Despite the −30 degrees and the dark midwinter months, supporting our science projects is always top of mind. Also, one of the engines in our main power house decides to pack-it-in, and requires replacement.

Nick’s cartoon of the week

As Nick is currently in the field we don’t have one of his sensational illustrations to include in this weeks newsletter. Next week our talented Nick will be back…

In the name of science

Despite the −30 degrees and the dark midwinter months, supporting our science projects is always top of mind.

During the past few days our scientists and support teams have taken water from Ace, Deep and Organic lakes and set up the mobile science lab at Ace lake. Sarah and Alyce are currently at Rookery lake apple (a hut) which will be their home for the next few nights.

Dave and Paul focused on their weekly sea ice measurement task and downloaded water temperature data from a site a few hundred metres from station.

PJ, Stu and Dave visited Adams Flat for maintenance work on an ‘automatic weather station’ and spent a considerable amount of time digging out the data logger buried deep in the snow.

After reviewing the permit to visit Hawker Island (a protected areas due to being a breeding site for giant petrels during the summer period) Dave and Stu drove to Hawker Island to retrieve camera cards from the permanently placed bird cameras and to also check on the condition of the cameras. They then drove to Kazak Island to remove the automatic weather station and to retrieve the cards from the sea ice monitoring cameras.

On the job

Last week one of the engines in our ‘main power house’ decided to pack-it-in and it didn’t take long for our mechanical team to come to the conclusion it need to be replaced.

The team, led my Mark, completed all the necessary JHA’s, involved all trades personnel on the plan to ensure the change over would be done efficiently and safely, and when all were comfortable with the plan the work commenced first thing Monday morning. What usually can take a good few days this job was completed comfortably in one day. Everything went to plan perfectly and the new engine is humming along perfectly.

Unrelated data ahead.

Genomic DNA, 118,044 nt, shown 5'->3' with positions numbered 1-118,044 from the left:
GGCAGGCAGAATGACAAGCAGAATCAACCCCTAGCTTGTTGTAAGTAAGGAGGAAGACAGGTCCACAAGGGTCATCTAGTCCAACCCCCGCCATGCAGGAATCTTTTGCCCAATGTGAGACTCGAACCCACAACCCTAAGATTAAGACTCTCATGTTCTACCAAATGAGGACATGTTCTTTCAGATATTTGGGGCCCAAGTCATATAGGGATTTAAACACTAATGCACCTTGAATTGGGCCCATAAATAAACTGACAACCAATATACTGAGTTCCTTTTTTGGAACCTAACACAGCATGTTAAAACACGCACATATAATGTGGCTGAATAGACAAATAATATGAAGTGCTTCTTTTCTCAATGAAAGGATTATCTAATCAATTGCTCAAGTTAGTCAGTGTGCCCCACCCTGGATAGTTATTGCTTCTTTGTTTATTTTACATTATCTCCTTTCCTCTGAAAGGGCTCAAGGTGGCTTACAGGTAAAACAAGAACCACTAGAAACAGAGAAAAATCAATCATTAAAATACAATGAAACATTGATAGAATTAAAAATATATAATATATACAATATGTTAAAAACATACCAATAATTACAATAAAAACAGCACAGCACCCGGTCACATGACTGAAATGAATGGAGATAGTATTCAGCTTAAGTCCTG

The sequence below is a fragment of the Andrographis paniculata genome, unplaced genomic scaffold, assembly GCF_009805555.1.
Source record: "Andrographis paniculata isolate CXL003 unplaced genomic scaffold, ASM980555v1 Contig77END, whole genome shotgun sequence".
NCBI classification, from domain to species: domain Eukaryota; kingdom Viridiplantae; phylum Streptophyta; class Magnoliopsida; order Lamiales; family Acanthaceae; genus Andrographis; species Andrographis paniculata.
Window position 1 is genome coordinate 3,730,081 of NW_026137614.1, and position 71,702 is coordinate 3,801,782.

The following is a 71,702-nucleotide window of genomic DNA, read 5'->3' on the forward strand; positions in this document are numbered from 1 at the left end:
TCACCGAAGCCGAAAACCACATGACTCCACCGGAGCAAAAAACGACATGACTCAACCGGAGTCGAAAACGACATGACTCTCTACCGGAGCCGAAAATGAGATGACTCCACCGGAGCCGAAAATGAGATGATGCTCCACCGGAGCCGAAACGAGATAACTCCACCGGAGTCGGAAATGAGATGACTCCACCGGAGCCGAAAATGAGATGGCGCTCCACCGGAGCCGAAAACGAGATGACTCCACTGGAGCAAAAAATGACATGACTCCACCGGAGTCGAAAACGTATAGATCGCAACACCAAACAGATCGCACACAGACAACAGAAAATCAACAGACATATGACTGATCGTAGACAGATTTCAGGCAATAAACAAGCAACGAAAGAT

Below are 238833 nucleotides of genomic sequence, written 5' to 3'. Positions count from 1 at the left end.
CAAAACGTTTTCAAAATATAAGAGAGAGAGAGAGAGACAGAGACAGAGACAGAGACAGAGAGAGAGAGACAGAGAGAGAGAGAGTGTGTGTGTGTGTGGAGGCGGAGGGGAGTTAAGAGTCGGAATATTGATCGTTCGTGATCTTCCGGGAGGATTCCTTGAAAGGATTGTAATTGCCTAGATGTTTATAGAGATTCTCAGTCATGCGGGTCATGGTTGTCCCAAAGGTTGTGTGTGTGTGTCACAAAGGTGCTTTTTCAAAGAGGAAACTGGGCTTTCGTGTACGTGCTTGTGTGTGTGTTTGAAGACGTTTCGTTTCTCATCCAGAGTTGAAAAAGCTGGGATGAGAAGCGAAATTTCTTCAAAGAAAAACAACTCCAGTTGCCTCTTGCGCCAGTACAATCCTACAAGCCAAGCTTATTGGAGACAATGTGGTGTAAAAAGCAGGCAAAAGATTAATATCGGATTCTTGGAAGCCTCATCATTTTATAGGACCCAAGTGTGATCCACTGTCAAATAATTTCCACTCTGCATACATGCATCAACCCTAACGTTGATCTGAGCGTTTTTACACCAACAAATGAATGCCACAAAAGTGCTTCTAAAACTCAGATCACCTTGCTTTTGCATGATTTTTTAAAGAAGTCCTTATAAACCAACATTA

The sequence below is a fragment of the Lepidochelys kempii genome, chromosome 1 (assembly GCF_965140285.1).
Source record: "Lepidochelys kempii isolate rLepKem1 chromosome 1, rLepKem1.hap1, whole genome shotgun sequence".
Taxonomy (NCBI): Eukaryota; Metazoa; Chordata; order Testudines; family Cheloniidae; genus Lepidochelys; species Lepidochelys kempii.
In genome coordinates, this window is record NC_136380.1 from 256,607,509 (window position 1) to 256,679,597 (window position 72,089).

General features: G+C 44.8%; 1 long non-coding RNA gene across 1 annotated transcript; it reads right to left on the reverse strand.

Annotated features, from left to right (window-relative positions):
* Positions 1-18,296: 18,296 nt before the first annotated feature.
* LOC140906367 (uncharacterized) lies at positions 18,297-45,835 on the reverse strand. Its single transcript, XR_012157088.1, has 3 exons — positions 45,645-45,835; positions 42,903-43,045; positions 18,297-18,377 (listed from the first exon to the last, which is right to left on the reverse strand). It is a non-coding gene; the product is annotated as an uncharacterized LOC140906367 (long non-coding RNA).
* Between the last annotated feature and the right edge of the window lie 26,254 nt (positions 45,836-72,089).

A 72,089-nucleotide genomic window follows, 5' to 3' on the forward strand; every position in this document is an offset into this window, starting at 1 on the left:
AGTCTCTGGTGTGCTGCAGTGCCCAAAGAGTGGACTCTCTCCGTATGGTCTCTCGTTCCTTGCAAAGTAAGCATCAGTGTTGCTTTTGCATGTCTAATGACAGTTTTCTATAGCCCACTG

Well done to all involved.

Community living

We are often asked by family and friends who is responsible for all the community duties such as cleaning, peeling potatoes, restocking food shelves, etc, ie all the general housekeeping duties.

We’d love to say all those necessary and important housekeeping tasks which keep a station running efficiently are done by fairies but surprisingly that’s not the case. We have rosters, many of them — however these rosters ensure we share all those common duties and our living quarters are always clean and tidy.

Who’s who on station

What did you do before this?

Moved around. A lot.

I work full time for BOM and I’m based in Perth however I haven’t really spent much time in the state. Last year I did a six month posting on Willis Island so I was spending my time on a beautiful remote tropical island collecting weather data.

Why Antarctica?

I love adventure and I wanted to challenge myself. I am so lucky to be in a job that allows me to travel and have adventures. Apart from Australia, this is the first continent I've been too! I suppose I’m knocking off the hardest first.

Previous Antarctic experience?

Does getting locked in a cool room count?

How do you spend your time down here?

Aside from work, I have begun completing my MBA so I am in my room hitting the books and trying not to fall asleep…

Apart from that you can find me in the gym (and the spa is included in a gym session), helping the chef or cooking up something sweet, making cocktails and chilling in the cinema. I love to play games like scrabble, chess etc and take on anyone who’s willing!

What do you miss the most?


Going to music gigs

Family and friends


Not necessarily in that order!

Best thing about being here?

I think the weather is pretty cool (never tire of that pun) but it’s also the challenges that you face that can change your perspective, give you a deeper appreciation for something, or leave you experiencing mother nature better than you ever imagined.  One of my fav moments was when we were out doing survival training and we were walking back to Davis with our heavy packs and had slept the night in a bivy (so you can’t really say that you slept…). My body was tried and aching and the wind was relentless. I was cursing in my head but for some reason we stopped and I just happen to turn around and look at the guys behind me when I gasped. I was walking on a frozen fiord with the wind sweeping loose snow around our feet and the sun was shining down. The scene was magical and beautiful, yet so harsh and physically and mentally challenging. Sure, you can sit on your couch and watch moments like this but “Nothing in the world is worth having or worth doing unless it means effort, pain, difficulty…”